Pros

  • Server solutions are cheaper.
  • Configuration for server-based solutions is relatively straightforward.

 

Cons:

  • In the case of performance issues, we have limited scaling options. We can, of course, move the application to a “more powerful” server, but that will increase costs.

 

Cloud solution

Cloud solution provides us with much greater flexibility of resources. After all, we determine the resources for a specific service, which is either the application itself or a cyclical task.

Pros:

  • High scalability flexibility.

 

Cons:

  • The costs of cloud solutions are typically much higher than server-based solutions.
  • The configuration of a cloud solution is more complex–it usually requires specialized knowledge about the specific cloud service provider. It cannot be done without DevOps expertise.

Problem 5#: downtime

We have no control over downtime. Of course, we should limit downtime and errors caused by application code, but let us be honest: there is no application without bugs. There are only applications where bugs have not been discovered yet (which often indicates low popularity).

 

Classic solution

In classic solutions, we typically purchase SLA packages from server providers. Alternatively, we may have our IT department take care of the server. Naturally, we have no control over random events such as power outages, server room fires (yes, this is a reference to OVH), or interruptions in Internet connection delivery. “More expensive” cloud hosting providers guarantee backups and availability, but issues can still arise.

 

Cloud solution

Cloud service providers guarantee high service availability (often at a level of 99.9%). It is worth noting that these are usually the biggest players in the market, such as Google, Microsoft, and Amazon. Such companies have incomparably better infrastructure and huge teams responding to outages. With an application running in the cloud, we can sleep peacefully.

 

How to build a web app—summary

Using cloud solutions in web application development provides us with many optimization possibilities. When choosing infrastructure, we must, of course, estimate the predicted traffic. It makes no sense to place web apps that will be used by ten users a day in an expensive cloud environment.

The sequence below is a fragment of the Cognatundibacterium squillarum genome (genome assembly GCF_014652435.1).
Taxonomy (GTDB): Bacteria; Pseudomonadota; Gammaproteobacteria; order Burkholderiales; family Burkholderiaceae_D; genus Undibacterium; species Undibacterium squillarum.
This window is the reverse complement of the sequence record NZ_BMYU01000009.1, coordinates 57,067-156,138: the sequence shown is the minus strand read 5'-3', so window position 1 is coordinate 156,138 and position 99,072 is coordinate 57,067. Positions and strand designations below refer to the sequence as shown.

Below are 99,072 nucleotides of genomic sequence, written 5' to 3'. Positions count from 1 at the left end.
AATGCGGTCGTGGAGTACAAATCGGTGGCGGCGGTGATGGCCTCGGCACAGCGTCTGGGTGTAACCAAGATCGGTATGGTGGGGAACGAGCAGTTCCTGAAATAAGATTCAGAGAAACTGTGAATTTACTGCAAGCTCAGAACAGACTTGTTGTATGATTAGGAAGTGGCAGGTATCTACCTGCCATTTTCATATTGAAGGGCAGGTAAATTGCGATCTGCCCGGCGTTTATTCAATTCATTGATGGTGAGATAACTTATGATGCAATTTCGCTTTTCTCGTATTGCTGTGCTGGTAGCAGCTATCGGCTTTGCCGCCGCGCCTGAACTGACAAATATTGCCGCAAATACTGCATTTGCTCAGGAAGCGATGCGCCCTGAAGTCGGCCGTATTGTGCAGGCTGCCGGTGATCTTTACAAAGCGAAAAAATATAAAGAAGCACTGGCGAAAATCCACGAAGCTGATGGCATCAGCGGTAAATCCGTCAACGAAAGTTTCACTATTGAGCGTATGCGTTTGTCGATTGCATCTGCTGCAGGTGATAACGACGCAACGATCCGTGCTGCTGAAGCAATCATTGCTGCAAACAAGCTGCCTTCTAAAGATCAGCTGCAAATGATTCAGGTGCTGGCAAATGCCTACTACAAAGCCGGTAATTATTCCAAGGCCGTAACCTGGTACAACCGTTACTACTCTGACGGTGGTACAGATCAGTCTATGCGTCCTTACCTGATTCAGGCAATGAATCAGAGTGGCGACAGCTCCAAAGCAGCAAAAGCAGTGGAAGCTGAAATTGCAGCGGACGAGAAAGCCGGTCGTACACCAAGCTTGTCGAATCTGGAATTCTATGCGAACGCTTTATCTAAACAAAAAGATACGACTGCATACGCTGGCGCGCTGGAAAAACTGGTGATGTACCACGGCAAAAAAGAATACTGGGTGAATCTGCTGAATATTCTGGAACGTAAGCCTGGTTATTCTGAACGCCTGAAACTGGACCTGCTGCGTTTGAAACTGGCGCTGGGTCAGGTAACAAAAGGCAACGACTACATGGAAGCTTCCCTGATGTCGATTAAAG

When deciding on a cloud solution, we must remember the implementation differences arising from such architecture. We must not forget about replication, which is undoubtedly an advantage of such a solution but brings consequences related to data synchronization between containers, making it also a “curse” at the web app design stage.

Still, if we overcome these challenges, web app development in the cloud will have more pros than a classic, server-based approach.

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Book a free 15-minute discovery call

Looking for support with your IT project?
Let’s talk to see how we can help.

Bartosz Michałowski

Head of Sales at Fabrity

The controller of the personal data is FABRITY sp. z o. o. with its registered office in Warsaw; the data is processed for the purpose of responding to a submitted inquiry; the legal basis for processing is the controller's legitimate interest in responding to a submitted inquiry and not leaving messages unanswered. Individuals whose data is processed have the following rights: access to data, rectification, erasure or restriction, right to object and the right to lodge a complaint with PUODO. Personal data in this form will be processed according to our privacy policy.

You can also send us an email.

In this case the controller of the personal data will be FABRITY sp. z o. o. and the data will be processed for the purpose of responding to a submitted inquiry; the legal basis for processing is the controller’s legitimate interest in responding to a submitted inquiry and not leaving messages unanswered. Personal data will be processed according to our privacy policy.